The T&T’s economy can be described as a small open (plantation) economy in which we cannot produce locally most of what we need to support a comfortable life.

Hence we must import and to do so we must export to earn the foreign exchange to pay for the imports.

The energy sector is the major exporter and earns in general some 80 to 90 per cent of our foreign exchange. Hence the foreign exchange from that sector is the lifeblood of the economy.

When, for whatever reason, this income from the energy sector drops and stays so for some time, the economy falls into recession since we cannot afford to import all that is required to support the on-shore activity.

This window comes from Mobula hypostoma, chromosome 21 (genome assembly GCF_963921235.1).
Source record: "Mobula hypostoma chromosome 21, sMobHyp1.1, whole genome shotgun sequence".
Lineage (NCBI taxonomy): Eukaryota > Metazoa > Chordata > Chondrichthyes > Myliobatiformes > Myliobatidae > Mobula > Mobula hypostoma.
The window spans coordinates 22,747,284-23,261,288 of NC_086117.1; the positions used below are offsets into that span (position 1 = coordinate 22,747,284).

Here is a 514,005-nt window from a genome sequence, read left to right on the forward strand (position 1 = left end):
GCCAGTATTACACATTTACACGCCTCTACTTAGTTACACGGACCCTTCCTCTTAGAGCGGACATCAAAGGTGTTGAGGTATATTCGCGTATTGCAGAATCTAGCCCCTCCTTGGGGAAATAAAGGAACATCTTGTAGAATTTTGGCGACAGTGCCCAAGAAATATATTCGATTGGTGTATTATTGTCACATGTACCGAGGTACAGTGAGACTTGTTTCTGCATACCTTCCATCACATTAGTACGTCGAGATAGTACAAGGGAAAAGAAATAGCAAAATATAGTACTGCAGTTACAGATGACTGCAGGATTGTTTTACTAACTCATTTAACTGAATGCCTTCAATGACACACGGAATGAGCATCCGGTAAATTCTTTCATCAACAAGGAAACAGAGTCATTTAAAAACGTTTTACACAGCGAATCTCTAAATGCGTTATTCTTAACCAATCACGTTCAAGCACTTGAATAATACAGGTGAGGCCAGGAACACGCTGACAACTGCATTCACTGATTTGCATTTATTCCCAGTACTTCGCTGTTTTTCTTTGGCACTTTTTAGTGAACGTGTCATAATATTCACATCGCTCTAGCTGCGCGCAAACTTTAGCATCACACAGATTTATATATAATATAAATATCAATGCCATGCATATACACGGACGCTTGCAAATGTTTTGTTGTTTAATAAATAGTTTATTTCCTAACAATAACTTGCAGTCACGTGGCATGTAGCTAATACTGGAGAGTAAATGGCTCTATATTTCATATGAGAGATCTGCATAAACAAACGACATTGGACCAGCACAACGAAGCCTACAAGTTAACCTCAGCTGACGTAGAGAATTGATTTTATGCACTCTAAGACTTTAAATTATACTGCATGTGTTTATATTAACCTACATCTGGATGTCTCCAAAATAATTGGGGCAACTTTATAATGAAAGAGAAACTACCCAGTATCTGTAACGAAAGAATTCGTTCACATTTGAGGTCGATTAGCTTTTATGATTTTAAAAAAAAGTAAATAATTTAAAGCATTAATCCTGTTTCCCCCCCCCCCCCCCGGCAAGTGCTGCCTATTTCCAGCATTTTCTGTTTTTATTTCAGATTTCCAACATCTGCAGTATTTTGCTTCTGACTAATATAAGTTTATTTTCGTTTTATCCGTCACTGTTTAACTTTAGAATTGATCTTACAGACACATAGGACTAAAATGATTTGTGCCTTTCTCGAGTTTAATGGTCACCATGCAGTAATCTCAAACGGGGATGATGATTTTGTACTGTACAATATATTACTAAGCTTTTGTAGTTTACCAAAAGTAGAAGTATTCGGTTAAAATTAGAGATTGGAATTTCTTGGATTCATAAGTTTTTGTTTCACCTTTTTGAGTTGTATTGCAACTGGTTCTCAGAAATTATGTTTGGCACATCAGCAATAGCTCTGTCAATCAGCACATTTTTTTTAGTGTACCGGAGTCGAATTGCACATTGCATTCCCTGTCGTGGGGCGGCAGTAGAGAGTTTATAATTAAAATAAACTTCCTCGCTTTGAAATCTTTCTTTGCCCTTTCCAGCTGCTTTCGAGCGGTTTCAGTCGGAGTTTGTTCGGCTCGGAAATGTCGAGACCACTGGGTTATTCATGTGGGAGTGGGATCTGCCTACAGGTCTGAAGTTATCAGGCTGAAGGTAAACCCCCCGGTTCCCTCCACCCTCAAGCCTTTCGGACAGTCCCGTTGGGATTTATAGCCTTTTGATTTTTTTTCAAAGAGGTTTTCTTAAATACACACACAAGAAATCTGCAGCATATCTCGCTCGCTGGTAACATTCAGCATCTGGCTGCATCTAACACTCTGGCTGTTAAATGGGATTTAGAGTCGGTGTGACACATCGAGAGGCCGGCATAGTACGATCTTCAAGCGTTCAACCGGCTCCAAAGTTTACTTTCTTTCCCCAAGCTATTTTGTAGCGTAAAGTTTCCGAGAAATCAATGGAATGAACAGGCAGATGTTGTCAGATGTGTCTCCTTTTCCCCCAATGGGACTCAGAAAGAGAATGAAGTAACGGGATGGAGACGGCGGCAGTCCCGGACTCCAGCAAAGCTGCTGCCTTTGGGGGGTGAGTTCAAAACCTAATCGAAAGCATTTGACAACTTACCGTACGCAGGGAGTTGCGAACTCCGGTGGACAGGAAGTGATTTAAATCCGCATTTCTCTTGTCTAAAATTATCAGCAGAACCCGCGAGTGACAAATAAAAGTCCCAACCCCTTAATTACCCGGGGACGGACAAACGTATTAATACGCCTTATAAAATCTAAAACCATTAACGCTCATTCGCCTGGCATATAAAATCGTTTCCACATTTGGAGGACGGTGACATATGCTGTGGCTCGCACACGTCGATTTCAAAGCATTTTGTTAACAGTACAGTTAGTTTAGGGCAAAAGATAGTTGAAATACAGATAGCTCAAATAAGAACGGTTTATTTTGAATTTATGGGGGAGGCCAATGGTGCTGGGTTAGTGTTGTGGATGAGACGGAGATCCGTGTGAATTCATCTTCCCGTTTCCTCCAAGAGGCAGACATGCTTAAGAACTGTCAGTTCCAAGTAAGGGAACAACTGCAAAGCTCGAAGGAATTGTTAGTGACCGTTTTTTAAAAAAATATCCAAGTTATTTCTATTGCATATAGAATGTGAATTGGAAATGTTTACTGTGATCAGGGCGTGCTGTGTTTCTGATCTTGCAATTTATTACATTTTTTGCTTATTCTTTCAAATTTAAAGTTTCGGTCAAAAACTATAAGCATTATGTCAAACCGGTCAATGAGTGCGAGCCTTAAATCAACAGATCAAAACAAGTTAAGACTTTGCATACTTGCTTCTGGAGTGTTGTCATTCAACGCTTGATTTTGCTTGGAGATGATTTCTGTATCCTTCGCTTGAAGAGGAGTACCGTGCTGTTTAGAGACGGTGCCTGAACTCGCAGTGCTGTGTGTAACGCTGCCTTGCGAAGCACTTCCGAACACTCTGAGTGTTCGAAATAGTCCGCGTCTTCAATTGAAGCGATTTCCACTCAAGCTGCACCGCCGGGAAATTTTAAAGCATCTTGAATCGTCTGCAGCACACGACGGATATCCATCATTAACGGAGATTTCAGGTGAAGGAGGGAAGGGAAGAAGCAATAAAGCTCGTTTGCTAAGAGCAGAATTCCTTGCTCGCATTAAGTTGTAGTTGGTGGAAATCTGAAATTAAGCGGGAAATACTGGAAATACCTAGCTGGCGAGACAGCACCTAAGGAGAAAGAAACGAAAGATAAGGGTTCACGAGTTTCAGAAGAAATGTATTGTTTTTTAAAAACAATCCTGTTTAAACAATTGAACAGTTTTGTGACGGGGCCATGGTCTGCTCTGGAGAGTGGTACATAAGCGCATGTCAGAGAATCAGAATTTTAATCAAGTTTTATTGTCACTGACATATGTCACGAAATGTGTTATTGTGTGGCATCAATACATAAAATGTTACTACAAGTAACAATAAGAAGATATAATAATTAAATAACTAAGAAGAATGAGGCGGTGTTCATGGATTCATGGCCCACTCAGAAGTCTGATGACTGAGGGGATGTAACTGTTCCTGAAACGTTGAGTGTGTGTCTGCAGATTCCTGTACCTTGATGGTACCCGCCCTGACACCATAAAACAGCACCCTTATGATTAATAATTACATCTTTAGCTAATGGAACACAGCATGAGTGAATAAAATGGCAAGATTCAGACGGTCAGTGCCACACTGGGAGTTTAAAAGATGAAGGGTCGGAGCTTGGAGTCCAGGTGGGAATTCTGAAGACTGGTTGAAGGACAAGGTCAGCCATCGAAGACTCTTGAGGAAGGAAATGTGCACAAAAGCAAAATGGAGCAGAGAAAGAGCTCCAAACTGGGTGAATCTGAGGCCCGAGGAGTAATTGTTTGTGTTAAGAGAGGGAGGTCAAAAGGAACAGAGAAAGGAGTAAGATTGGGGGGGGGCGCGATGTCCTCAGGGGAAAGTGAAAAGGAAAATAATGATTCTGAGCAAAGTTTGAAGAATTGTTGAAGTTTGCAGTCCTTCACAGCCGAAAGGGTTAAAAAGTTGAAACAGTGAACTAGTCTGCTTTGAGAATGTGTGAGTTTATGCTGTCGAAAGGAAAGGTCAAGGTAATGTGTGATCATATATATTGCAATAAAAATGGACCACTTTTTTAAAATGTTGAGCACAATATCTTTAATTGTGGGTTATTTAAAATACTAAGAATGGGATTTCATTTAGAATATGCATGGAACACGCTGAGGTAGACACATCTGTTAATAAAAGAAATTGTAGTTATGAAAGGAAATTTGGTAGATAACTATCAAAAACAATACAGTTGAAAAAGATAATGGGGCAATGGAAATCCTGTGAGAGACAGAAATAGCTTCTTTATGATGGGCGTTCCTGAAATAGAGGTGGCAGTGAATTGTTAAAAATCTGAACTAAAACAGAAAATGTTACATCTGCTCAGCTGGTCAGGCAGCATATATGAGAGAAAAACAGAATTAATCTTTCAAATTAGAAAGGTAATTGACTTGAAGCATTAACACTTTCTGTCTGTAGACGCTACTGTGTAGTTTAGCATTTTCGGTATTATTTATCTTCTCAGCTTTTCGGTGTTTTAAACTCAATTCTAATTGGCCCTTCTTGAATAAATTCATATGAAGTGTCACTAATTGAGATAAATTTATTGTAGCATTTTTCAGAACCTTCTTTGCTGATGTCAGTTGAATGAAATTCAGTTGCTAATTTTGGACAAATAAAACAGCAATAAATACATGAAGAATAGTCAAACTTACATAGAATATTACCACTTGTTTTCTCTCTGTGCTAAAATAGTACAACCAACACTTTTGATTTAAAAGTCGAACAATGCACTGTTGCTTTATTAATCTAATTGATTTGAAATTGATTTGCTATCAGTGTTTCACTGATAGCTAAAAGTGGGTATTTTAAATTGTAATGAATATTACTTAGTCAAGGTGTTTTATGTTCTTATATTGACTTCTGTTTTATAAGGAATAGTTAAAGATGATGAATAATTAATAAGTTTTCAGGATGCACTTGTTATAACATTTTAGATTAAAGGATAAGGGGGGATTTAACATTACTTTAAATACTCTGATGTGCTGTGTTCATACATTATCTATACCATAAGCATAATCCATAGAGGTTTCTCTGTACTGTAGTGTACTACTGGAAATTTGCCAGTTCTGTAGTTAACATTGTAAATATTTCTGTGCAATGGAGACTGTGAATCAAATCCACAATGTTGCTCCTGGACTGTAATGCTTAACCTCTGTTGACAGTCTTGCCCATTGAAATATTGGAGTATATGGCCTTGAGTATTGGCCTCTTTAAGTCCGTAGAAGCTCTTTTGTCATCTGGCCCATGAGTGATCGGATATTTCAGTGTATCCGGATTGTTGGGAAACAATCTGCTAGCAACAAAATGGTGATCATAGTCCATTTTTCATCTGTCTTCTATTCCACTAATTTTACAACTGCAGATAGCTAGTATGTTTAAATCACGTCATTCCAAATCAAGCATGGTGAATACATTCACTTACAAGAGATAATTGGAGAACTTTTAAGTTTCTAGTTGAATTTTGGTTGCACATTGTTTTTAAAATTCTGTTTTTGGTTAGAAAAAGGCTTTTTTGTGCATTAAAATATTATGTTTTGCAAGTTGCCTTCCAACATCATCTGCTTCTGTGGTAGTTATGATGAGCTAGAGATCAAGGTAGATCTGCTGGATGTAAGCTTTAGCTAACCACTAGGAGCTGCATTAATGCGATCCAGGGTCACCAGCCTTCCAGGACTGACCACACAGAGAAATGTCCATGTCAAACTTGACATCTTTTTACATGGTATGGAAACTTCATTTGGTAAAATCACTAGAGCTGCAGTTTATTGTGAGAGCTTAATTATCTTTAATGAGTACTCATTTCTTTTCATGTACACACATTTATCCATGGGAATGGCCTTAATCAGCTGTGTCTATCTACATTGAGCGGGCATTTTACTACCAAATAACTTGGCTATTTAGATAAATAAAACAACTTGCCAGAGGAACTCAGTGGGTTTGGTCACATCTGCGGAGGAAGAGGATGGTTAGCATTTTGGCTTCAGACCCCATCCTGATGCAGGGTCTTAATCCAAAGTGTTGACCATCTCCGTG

The objective of the government in this period is to control the economy, take it to a soft landing in the hope that in the short term the foreign exchange income rebounds and the economy recovers.

The options at the government’s disposal include decreasing the economic activity, decreasing the GDP, at a rate that is tolerable to the population.

The available tools are; the foreign exchange reserves and the stabilisation part of the HSF can be used to support the purchase of necessary imports; taxation/tariffs to control general demand for imports and hence foreign exchange; debt to support the necessary spending of government since the drop in its income was some $20billion—this can also be supplemented by the sale of assets.

Diversification in recession

Since some of these measures can cause unemployment the government can initiate some on-shore capital projects but care must be taken to ensure that they do not increase foreign exchange demand.